READ ALSO: VPN vs Proxy: what are the differences?

Can a VPN get around firewalls?

We constantly bump into firewalls. We find them at our workplaces, universities, government institutions, and even on a country level in the form of the Great Firewall of China. 

Institutions took it into their hands to allow or not allow what we can read, watch, or simply browse. If you ask me, that’s not a good look for them and it makes people outright hate them every time they encounter a firewall that restricts access. 

Luckily, smart people invented VPNs.  

VPNs can easily get around firewalls as they were designed to do specifically that. To be more precise, VPNs don’t bypass firewalls, they tunnel through them by deceiving the firewall into believing that you’re at a different location, that of the remote server. 

When you switch from your own, real IP address, to the address of the remote server you just connected to, the firewall gets tricked into thinking you’re at the location of the remote server. 

When you connect to a remote server in your own country or a completely different and distant one, you not only trick the firewall. You also trick any institutions and other prying eyes into thinking you’re at a different location, location of your choice, by the way.

Not all VPNs are the same when it comes to bypass various firewalls. That’s why our website can help you find the best VPNs for privacy, gaming, streaming, torrenting, but also VPNs that are affordable yet powerful. 

Do you need a firewall with a VPN?

For maximum security, a firewall is a good idea with or without a VPN. Firewalls are the first line of defense and most computers come with a built-in firewall via Windows or the macOS. 

Apart from that, your home network, aka wireless router, also defends against attack to a point. There’s effectively no need for a third-party firewall when using a VPN.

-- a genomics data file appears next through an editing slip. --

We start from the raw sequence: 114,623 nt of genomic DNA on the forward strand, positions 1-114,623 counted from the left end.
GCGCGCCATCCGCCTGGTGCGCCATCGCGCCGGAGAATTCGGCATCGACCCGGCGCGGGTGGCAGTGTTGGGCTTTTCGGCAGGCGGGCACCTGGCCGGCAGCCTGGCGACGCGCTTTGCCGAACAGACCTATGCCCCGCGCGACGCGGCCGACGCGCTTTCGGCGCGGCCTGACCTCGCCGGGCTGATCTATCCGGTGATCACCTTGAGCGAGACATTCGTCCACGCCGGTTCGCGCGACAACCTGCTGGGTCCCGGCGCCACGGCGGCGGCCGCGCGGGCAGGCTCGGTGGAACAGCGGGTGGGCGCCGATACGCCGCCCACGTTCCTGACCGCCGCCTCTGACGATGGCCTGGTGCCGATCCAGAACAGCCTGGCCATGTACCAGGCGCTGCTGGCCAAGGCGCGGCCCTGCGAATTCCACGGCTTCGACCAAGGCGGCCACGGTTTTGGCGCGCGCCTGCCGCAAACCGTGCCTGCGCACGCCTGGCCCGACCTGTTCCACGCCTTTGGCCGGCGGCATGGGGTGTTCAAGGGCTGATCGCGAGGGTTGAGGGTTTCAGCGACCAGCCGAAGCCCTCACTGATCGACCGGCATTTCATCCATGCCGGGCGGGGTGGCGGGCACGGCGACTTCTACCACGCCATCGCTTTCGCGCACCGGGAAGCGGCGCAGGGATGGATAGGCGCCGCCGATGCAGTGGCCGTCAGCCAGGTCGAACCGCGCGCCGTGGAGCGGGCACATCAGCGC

But what about public and free WiFis? If you’re using public WiFi in a cafe or an airport, for example, you’re far better of with solely a VPN than solely a firewall.

A VPN will encrypt all your data and keep it private and secure from intruders that might be sifting through public WiFi traffic. 

Which VPN can bypass any firewall?

VPNs that use the OpenVPN protocol can not only bypass firewalls but tunnel through them. There are plenty of VPN providers that use this highly secure protocol that’s open source and can therefore be configured for different uses.

Here are some of the VPNs that use the OpenVPN protocol:


Although inherently different, firewalls and VPNs have the same task – to keep your device secure. However, they accomplish this in different ways.

VPNs make a tunnel that hides your IP address and encrypts all data that’s going through that tunnel. A VPN won’t protect you from viruses unless they have a feature like an antivirus built-in.

Firewalls, on the other hand, watch your incoming and outgoing traffic and block viruses, and other attacks that might harm your device and thus protect your data from third parties.   

Should you be using a firewall, a VPN, or both? Definitely use both as that will make your devices the most secure and private at the same time while you’ll also be able to go through firewalls that were set up to block you from entering. 

Best VPN Overall
Best VPN Features